Tell us a little about James Cameron. What was it like working with him?
Working with Jim has been great because it challenged me every day. You wake up and, every day, you learn something new from him. Many people make the mistake of thinking that their learning process stops when they get out of school. It doesn’t. You can learn every day, and to me, I am much more excited about learning now than I ever was when I was in college. Jim forces you to learn so that you can challenge him on things and so that you can communicate with him in a much better way. And I think that’s great.
About your upcoming films… Is it true that both sequels of Avatar are being shot concurrently?
Yes. Both are being shot concurrently.
Will these also be big-budget films?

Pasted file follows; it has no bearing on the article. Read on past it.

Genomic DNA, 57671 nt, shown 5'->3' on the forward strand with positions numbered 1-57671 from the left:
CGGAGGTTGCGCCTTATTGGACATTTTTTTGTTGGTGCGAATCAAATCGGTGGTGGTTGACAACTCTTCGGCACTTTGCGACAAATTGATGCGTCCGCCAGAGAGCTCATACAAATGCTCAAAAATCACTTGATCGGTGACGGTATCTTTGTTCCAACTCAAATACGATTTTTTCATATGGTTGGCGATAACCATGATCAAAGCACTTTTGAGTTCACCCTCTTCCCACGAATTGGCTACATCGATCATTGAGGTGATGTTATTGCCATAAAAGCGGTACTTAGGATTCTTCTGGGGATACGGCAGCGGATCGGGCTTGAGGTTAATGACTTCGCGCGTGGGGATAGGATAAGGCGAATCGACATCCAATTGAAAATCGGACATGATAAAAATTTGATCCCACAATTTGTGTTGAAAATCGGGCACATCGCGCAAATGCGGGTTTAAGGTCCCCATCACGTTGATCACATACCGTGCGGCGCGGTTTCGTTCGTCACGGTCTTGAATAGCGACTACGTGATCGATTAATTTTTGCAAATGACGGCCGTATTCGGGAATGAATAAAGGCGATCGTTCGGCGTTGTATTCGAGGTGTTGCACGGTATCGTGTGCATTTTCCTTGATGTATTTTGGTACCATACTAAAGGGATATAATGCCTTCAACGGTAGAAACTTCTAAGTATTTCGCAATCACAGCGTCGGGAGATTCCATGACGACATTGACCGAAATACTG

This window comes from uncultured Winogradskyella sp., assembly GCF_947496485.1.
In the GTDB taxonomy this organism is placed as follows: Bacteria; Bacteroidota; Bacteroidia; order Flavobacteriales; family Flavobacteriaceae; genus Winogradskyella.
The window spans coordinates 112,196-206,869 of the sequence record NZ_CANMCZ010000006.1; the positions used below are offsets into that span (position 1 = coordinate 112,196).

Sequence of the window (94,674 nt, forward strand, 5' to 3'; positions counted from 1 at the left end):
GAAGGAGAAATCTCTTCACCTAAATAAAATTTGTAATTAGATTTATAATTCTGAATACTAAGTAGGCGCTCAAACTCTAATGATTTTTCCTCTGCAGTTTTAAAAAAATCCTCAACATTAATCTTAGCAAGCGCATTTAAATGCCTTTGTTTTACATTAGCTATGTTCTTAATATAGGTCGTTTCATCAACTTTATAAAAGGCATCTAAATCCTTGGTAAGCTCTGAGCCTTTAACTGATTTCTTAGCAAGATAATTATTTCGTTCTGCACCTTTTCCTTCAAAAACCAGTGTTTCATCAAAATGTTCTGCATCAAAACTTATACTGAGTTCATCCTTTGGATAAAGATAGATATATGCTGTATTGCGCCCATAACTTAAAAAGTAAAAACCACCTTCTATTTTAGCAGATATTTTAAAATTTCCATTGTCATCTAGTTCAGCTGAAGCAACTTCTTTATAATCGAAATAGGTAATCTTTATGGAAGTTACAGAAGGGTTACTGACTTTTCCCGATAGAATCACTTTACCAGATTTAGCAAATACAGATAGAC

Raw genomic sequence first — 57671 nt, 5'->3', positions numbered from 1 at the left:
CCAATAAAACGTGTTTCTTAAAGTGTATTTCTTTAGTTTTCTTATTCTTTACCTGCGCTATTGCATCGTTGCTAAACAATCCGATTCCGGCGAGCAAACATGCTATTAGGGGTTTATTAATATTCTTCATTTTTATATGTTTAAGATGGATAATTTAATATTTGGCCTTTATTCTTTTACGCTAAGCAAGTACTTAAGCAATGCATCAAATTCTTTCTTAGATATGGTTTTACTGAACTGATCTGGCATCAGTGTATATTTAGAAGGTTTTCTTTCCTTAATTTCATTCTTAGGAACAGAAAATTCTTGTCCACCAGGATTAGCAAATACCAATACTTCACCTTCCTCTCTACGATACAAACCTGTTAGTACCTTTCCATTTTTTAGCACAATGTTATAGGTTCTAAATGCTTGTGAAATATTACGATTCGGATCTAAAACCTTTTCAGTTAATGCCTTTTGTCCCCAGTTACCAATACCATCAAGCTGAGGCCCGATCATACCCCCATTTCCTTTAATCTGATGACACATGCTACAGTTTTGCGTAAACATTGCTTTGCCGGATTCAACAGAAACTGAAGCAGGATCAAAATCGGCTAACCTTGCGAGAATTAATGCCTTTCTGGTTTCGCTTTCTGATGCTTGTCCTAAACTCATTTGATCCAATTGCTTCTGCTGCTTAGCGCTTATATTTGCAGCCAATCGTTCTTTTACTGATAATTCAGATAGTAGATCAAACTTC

Yes. Both big budgets.
And in 3D?
Very much in 3D! But, you know, by shooting both these films together, it really brings the cost of the films down. If you need a particular set for Avatar 1, then again for Avatar 2 and for Avatar 3 also, why build it twice? We build the set just once and shoot all three films simultaneously. But we are planning to release the movies one year apart.
When exactly will the sequels hit the cinemas?
The release dates are still being worked out. We always tend to go beyond our release dates and then we usually get written about a lot for that. Titanic was supposed to be a July release but it got pushed to December. So we are yet to decide on a release date for both these films.